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Institutional Investors Have Been Buying These 3 Stocks

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There are many ways to find investment ideas. Some useful methods are to screen for stocks or to look at a list of stocks near their 52-week lows to sieve out potential bargains. Studying what institutional investors have been buying or selling is another avenue.

Institutional investors are typically large investment organisations, such as hedge funds, mutual funds, unit trust companies, sovereign wealth funds, insurance companies and so on. These investors tend to possess vastly greater resources than individual investors like you and me when researching stocks. Hence, it may be useful to keep a close eye on what they are doing, as a way to generate ideas.

In this article, I will look at three Singapore stocks that were in the list of the top 10 stocks that saw the highest net purchases in dollar value by institutional investors for the week ended 8 June 2018. They are: DBS Group Holdings Ltd (SGX: D05), Oversea-Chinese Banking Corp Limited (SGX: O39), and CapitaLand Limited (SGX: C31).


Source: Singapore Exchange; SGX Stock Facts

The first two companies on my list – DBS and OCBC – will need little introduction since both of them are amongst the three major local banks in Singapore.DBS’s latest earnings update was for 2018’s first quarter. The bank had a good quarter, as its total income marched 16% higher from a year ago to a new record of S$3.36 billion.

Net interest income (the income from loan activities) grew 16% to S$2.12 billion, driven by an improvement in DBS’s net interest margin and loan volume growth. The bank’s net profit did even better, increasing by 26% to S$1.52 billion.

In DBS’s latest earnings update, its CEO Piyush Gupta shared some useful comments on the state of the bank’s business:

“With interest rates and allowance charges reverting to more normalised levels, and our capital base streamlined with the finalisation of regulatory requirements, the structural profitability of our franchise has been more clearly demonstrated with this quarter’s results. While we are keeping a watchful eye on how geopolitical trade tensions play out, the region’s economic fundamentals remain sound. Our pipeline is healthy and we expect to continue capturing business opportunities and delivering shareholder returns in the coming year.”

In OCBC’s latest earnings update, also for the first quarter of 2018, the bank reported an 11% year-on-year jump in net interest income to S$1.3 billion, and an 8% increase in non-interest income to S$0.9 billion. The top line growth led to a 13% increase in operating profit to S$1.1 billion, which in turn resulted in the bank’s net profit growing strongly by 29% to S$1.1 billion.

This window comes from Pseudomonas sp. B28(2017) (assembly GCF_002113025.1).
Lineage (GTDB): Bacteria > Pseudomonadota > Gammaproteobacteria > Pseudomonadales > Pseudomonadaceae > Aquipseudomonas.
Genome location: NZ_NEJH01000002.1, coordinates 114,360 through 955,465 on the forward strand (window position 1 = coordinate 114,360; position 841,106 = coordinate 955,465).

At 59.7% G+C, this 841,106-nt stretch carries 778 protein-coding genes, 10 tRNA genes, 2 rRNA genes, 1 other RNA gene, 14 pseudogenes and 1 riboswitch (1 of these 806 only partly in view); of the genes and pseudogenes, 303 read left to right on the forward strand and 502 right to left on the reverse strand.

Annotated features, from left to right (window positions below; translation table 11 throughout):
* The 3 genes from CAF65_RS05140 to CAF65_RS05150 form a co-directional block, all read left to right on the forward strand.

OCBC’s CEO, Samuel Tsien, said in the latest earnings update that the bank’s robust results was “underscored by the strong momentum of [its] well-diversified franchise of banking, wealth management and insurance.” He added that the bank’s “income growth was broad-based, loan growth was sustained, assets under management growth continued and allowances were much lower.”

Regarding the future, Tsien commented that “business sentiments have been positive” but he’s watching macroeconomic events, such as “increased global trade tensions and the effects of higher interest rates on investment activities and the overall economy.”

Last but not least, CapitaLand is a real estate developer and owner and is one of the largest companies in Singapore’s stock market. Its diversified global real estate portfolio includes integrated developments, shopping malls, serviced residences, offices and homes.

CapitaLand’s latest earnings update happens to be for 2018’s first quarter as well. The real estate giant reported a huge 53.5% year-on-year increase in revenue to S$478.0 million, on the back of higher contributions from development projects in Singapore and China, and rental revenue from newly acquired/opened properties. A consolidation of revenues from some of the company’s real estate investment trusts also played a role.

However, CapitaLand’s profit after tax and minority interest fell by 18.8% year-on-year to S$319.1 million, mainly due to the absence of a one-off gain that came from the sale of the Nassim in 2017’s first quarter.

In CapitaLand’s latest earnings update, its CEO Lim Ming Yan, shared some comments on the company’s recent business developments:

“CapitaLand is on track to achieve our annual S$3-billion capital recycling target while we explore investment opportunities across asset classes. In 1Q 2018, we continued to optimise our portfolio by divesting 20 retail assets in China. This was followed by the proposed acquisition of Pearl Bank Apartments in Singapore and a site for our first integrated development in Vietnam. We also successfully set up our second commercial fund in the country, the US$130-million CapitaLand Vietnam Commercial Value-Added Fund, as part of growing our fee-based business.”

Looking at what institutional investors are doing could be a useful tool in your toolkit when sourcing for investment ideas. But do note that the information presented here is by no means a recommendation to take any action on the stocks mentioned. Instead, it should be viewed only as a useful starting point for further research.

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The information provided is for general information purposes only and is not intended to be personalised investment or financial advice. Motley Fool Singapore contributor Lawrence Nga doesn’t own shares in any companies mentioned. The Motley Fool Singapore has a recommendation for DBS Group Holdings.